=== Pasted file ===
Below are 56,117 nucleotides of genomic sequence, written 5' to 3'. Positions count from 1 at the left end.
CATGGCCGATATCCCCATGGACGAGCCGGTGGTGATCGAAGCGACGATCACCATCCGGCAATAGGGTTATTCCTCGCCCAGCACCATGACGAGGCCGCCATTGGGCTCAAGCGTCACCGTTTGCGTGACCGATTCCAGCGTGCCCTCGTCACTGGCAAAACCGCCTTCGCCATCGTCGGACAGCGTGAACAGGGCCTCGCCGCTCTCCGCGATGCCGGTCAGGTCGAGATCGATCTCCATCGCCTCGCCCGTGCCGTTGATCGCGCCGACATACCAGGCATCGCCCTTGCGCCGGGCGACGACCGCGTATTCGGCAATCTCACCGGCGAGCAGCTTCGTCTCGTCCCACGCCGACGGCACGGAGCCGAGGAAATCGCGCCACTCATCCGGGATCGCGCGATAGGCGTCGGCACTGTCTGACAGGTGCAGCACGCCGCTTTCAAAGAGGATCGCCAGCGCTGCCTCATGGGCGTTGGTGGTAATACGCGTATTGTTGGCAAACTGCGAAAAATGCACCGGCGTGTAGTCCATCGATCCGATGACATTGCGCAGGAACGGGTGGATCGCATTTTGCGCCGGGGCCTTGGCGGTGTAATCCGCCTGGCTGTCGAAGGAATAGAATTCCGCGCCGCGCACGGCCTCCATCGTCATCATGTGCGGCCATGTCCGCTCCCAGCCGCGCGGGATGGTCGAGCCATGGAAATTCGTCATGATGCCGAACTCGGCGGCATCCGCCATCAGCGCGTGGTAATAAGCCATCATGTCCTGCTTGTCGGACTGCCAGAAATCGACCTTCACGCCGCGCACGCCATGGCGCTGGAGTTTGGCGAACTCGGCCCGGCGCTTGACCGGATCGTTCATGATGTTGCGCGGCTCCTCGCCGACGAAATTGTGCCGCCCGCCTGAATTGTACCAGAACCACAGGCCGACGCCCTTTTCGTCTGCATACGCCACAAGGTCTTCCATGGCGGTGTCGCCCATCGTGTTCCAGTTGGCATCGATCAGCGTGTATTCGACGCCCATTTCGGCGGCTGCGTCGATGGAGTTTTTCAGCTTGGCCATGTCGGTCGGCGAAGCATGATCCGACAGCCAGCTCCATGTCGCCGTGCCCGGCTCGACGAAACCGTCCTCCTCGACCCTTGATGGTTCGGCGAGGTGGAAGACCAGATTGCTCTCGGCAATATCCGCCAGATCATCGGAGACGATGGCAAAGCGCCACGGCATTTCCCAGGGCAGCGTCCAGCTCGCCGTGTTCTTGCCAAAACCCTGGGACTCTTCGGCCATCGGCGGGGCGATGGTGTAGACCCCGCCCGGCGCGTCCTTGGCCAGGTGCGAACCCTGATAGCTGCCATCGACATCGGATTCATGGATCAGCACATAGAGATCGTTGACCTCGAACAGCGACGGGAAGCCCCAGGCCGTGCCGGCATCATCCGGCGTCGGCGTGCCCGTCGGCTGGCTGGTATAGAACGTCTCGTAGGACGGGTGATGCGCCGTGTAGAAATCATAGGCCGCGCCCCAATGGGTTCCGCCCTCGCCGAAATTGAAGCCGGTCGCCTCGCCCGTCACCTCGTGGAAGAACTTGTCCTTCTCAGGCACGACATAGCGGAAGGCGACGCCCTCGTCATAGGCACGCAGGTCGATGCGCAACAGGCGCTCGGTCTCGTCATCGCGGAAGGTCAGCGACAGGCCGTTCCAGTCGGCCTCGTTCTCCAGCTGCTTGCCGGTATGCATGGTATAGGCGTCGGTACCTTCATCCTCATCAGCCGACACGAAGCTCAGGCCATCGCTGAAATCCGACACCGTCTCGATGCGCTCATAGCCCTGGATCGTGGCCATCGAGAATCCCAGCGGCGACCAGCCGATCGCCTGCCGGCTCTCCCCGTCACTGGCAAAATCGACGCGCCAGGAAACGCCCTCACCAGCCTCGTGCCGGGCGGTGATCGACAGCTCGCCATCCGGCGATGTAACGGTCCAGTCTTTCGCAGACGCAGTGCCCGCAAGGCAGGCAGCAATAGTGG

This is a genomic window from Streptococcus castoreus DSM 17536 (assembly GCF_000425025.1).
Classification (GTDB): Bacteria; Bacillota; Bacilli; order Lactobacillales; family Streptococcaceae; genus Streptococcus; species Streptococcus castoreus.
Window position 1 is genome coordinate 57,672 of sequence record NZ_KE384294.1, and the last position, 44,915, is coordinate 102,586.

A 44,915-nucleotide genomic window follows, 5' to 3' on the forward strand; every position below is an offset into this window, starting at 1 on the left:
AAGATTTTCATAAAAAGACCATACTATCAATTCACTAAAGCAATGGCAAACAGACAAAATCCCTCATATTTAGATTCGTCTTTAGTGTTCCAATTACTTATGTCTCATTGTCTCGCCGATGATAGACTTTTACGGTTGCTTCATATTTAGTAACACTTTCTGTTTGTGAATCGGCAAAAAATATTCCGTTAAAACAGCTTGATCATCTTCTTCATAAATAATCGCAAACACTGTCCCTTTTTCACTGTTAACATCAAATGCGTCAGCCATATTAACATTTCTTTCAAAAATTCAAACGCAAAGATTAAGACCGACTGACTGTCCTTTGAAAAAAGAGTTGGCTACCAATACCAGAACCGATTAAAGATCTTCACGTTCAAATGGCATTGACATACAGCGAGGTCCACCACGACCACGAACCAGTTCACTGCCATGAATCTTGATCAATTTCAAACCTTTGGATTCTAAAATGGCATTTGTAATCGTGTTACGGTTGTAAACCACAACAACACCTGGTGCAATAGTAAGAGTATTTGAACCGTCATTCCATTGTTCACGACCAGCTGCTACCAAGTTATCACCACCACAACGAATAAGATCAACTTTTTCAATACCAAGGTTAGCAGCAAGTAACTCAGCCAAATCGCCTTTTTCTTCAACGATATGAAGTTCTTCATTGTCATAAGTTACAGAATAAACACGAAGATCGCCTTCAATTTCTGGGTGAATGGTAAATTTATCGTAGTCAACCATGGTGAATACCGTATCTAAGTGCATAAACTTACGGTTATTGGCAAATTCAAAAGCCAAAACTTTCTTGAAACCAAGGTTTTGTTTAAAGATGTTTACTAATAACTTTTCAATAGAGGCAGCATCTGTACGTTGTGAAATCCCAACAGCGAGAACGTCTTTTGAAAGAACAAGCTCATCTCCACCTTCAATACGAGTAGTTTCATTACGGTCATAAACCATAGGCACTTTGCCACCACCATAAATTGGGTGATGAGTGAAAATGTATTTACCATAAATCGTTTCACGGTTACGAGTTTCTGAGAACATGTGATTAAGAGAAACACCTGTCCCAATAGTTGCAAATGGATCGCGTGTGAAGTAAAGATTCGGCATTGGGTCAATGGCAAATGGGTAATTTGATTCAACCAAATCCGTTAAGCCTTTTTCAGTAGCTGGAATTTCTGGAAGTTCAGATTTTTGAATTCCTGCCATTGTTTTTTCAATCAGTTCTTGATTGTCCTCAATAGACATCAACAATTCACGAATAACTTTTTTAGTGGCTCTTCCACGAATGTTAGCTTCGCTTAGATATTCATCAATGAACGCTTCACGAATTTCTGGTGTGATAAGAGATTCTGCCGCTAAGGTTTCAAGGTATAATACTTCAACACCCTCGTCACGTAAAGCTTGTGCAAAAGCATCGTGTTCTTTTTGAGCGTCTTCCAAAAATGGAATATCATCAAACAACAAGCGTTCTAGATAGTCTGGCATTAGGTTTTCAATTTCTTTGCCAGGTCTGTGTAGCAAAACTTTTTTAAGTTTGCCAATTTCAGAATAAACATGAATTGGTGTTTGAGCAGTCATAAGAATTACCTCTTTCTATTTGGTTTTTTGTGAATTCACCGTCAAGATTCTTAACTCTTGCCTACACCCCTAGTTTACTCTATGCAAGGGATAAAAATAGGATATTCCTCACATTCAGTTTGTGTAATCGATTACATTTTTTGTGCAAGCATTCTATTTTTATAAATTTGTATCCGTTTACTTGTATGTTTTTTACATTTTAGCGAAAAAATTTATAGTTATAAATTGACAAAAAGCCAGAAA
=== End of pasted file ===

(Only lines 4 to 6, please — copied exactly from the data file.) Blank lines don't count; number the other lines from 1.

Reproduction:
Classification (GTDB): Bacteria; Bacillota; Bacilli; order Lactobacillales; family Streptococcaceae; genus Streptococcus; species Streptococcus castoreus.
Window position 1 is genome coordinate 57,672 of sequence record NZ_KE384294.1, and the last position, 44,915, is coordinate 102,586.

A 44,915-nucleotide genomic window follows, 5' to 3' on the forward strand; every position below is an offset into this window, starting at 1 on the left: